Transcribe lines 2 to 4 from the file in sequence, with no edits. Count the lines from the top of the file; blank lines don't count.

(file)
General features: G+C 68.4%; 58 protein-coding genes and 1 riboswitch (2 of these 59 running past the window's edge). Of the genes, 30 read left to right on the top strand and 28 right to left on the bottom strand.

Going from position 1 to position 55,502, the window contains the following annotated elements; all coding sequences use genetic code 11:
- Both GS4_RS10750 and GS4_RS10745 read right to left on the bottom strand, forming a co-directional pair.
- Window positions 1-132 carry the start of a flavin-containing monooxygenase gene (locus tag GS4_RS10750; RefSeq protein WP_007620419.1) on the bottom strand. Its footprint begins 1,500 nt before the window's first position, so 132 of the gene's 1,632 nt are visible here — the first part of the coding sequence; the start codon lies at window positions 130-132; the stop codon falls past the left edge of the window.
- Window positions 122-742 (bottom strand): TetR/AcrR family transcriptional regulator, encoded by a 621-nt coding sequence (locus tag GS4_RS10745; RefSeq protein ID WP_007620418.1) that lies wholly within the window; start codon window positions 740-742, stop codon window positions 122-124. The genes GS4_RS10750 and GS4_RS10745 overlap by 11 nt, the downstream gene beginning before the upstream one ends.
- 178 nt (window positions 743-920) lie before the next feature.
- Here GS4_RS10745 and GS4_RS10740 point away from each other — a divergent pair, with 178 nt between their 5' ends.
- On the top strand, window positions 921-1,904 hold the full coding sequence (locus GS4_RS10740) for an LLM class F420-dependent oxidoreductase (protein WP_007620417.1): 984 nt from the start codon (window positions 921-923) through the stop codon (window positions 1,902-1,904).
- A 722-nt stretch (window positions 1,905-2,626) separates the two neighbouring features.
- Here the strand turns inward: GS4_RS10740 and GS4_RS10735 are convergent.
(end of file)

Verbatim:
Going from position 1 to position 55,502, the window contains the following annotated elements; all coding sequences use genetic code 11:
- Both GS4_RS10750 and GS4_RS10745 read right to left on the bottom strand, forming a co-directional pair.
- Window positions 1-132 carry the start of a flavin-containing monooxygenase gene (locus tag GS4_RS10750; RefSeq protein WP_007620419.1) on the bottom strand. Its footprint begins 1,500 nt before the window's first position, so 132 of the gene's 1,632 nt are visible here — the first part of the coding sequence; the start codon lies at window positions 130-132; the stop codon falls past the left edge of the window.